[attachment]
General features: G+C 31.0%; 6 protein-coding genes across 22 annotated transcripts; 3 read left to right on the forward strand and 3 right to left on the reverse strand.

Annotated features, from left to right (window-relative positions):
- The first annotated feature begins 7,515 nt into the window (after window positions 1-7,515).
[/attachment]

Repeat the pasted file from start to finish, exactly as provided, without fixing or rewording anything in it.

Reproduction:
General features: G+C 31.0%; 6 protein-coding genes across 22 annotated transcripts; 3 read left to right on the forward strand and 3 right to left on the reverse strand.

Annotated features, from left to right (window-relative positions):
- The first annotated feature begins 7,515 nt into the window (after window positions 1-7,515).